Saturday, 31 May 2008

Better: A Surgeon's Notes on Performance

Better: A Surgeon’s Notes on Performance: not a book that I would ever have considered picking up, let alone reading. The groupie who suggested Better is a doctor, and an American one at that: ah, we thought, this book will be very medical, very deep. But that is the great thing about book groups; members are encouraged to read out of their comfort zone, often with a pleasant result.

Atul Gawende is a surgeon in one of Boston’s leading hospitals – no ordinary surgeon I might add. He also has a degree in PPE from Balliol, is an assistant professor at Harvard School of Public Health, a staff writer on The New Yorker and a writer of two books to date. This,his second, is based on some essays that he originally wrote for the New Yorker.

He’s arranged the essays into a book of three parts: Diligence, Doing Right and Ingenuity. It is a warm, easy to digest, interesting read in which the author is not ashamed to admit to his own mistakes. And the overall message is: how can doctors do better? What does it take to go from being good, to being better. Indeed, how can we all do better at whatever it is we attempt.

Each of Gawende’s chapters focuses on a particular area of medicine and one in which change - sometimes of the most minor - can make the difference between correct and incorrect diagnosis, average and excellent treatment, life and death. In the first part, Diligence, he starts with a chapter entitled ‘On Washing Hands’ and shows that just how well it is followed can impact of the worldwide hospital problem of MRSA.

In the next chapter, ‘The Mop Up’, he looks at vaccination programmes and how this has had world changing results, but that when it is not carried out the effect can be fatal. In these chapters, as in all the following ones, Gawande does not preach, nor does he patronize, but instead he deconstructs the reasoning behind these practices and shows how the issues are often more complex than it might seem on the surface. Everywhere he finds paradox, conundrums, quandaries, heroism and dedication.

In the second part, Doing Right, there is a chapter ‘On Fighting’ and how it is necessary to fight for your patient when everything around the doctor tells him that he has done all he can. I guess it could be called ‘going that extra mile’. His style for each chapter begins with a short story, usually open-ended. He then goes off at a tangent with a human tale or other. Finally, at the end of the chapter, he draws all the threads of his tale together and often leaves the reader with a question, philosophical poser or bon mot.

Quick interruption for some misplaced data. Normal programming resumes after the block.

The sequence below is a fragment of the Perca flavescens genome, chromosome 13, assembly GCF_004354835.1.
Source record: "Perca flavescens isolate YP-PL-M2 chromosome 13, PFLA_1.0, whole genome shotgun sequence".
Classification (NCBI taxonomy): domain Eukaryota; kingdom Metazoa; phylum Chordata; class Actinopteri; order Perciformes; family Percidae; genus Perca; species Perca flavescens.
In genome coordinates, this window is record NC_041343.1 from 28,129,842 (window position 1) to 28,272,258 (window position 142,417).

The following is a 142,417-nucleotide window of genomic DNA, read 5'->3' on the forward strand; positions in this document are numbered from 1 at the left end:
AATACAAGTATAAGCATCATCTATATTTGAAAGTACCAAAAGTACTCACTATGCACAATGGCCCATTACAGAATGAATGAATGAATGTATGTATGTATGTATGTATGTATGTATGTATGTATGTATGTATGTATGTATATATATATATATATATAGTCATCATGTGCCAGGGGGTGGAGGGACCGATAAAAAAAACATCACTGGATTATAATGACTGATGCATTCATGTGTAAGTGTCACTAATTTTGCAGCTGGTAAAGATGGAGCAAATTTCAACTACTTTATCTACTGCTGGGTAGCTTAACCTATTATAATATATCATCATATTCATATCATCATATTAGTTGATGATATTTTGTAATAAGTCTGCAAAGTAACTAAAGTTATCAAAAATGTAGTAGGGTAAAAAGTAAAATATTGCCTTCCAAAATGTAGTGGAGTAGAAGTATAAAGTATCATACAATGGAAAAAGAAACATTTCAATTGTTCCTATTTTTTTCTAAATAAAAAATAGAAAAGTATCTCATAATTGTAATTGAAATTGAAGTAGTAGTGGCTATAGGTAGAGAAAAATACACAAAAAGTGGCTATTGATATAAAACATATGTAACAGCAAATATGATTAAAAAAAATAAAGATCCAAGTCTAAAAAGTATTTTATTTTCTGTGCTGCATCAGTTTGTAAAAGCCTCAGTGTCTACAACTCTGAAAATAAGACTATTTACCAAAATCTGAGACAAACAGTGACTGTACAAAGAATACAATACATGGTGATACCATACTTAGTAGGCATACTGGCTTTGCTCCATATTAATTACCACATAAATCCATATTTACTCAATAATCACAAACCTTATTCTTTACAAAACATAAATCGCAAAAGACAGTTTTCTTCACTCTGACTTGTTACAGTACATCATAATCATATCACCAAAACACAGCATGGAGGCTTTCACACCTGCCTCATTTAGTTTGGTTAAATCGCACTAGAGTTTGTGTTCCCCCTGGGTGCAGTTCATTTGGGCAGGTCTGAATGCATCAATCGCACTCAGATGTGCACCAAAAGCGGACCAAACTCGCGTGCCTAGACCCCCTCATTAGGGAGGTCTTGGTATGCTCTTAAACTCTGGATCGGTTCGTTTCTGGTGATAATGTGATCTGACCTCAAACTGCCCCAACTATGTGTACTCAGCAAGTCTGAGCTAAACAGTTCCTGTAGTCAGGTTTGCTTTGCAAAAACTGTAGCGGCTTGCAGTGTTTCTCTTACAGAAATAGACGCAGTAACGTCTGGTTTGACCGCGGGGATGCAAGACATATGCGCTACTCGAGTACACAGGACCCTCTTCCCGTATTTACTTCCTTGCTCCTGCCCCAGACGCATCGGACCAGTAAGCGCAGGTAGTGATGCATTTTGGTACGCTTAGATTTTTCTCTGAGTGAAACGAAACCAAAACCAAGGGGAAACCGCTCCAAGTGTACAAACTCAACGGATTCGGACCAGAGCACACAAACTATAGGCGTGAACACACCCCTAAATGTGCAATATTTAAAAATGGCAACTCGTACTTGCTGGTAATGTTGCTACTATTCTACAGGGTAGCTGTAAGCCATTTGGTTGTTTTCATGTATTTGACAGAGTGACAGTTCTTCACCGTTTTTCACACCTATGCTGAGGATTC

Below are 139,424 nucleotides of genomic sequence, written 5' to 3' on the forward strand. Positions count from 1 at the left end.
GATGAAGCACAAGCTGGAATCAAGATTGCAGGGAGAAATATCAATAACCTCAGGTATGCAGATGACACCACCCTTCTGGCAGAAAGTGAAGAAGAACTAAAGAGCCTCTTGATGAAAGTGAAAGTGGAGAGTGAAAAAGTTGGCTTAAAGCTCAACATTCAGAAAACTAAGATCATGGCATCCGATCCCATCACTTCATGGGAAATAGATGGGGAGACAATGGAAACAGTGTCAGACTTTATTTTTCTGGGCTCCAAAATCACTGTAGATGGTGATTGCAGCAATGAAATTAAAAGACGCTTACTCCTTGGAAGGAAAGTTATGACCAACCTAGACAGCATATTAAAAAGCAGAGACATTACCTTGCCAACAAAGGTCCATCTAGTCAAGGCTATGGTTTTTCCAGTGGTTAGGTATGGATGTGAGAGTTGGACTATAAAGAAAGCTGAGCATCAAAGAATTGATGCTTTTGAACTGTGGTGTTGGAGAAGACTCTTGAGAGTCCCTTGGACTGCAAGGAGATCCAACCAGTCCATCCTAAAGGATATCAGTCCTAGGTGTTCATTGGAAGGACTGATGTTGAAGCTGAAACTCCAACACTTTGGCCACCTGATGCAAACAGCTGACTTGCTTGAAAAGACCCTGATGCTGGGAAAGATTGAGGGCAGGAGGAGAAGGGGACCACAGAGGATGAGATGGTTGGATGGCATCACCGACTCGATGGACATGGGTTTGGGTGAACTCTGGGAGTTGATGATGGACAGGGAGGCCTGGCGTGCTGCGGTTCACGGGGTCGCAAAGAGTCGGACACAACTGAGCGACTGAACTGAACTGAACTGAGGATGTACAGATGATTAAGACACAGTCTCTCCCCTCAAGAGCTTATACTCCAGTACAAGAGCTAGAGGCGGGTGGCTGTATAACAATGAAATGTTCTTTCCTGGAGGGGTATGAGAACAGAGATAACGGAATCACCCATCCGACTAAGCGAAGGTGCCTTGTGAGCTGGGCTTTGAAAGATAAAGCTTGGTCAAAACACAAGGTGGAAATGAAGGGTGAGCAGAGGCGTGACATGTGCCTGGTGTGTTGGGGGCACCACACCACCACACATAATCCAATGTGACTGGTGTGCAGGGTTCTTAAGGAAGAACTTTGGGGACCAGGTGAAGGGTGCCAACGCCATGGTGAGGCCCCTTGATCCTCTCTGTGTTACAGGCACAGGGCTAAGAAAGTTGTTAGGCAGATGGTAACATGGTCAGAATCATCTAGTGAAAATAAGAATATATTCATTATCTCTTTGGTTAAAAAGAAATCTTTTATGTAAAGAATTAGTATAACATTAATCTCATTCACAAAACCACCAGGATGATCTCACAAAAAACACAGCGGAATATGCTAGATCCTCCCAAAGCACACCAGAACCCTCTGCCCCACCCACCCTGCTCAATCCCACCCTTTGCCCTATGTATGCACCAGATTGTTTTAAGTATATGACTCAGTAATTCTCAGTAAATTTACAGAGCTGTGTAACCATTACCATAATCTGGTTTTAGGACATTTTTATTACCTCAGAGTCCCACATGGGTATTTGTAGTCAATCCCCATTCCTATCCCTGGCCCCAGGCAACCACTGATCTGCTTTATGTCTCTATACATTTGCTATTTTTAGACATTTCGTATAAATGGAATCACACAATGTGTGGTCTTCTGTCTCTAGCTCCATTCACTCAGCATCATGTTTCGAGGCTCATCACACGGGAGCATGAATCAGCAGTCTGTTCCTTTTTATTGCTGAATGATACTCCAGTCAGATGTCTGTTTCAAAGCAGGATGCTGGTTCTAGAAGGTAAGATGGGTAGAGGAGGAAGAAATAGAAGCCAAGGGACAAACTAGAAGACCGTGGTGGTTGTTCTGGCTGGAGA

‘The Score’ is a chapter in part three, entitled Ingenuity, in which Gawende relates the story of a multi-talented female doctor who, in 1933, was thwarted in her attempt to be accepted as a surgeon because of her sex. She went on to devise a test that is still used today to score the condition of a new born baby. Ingenuity, the reader can see, applies to us all no matter what job we do.

The chapter, ‘The Bell Curve’, describes the treatment of cystic fibrosis: he explains the graph – the bell curve - that shows the results of all the centers treating it in the USA. He explains that no matter how the treatments improve there will always be a bell curve which shows the average outcome of treatment. However, at the end of this long and interesting essay he concludes that the average may always be there but that is always room to raise the bar and for every one to try and be above average.

All of us in the book group enjoyed the book, everyone finished it, and it made us question how we do things, if we are happy to be average, if we do go that extra mile and try to be better as often as we should. Our French groupie described is as a ‘very American’ book – which it is – but a very good one. I shall read it again, if for nothing else, to remind me to try harder and to wash my hands that bit longer and that bit better.


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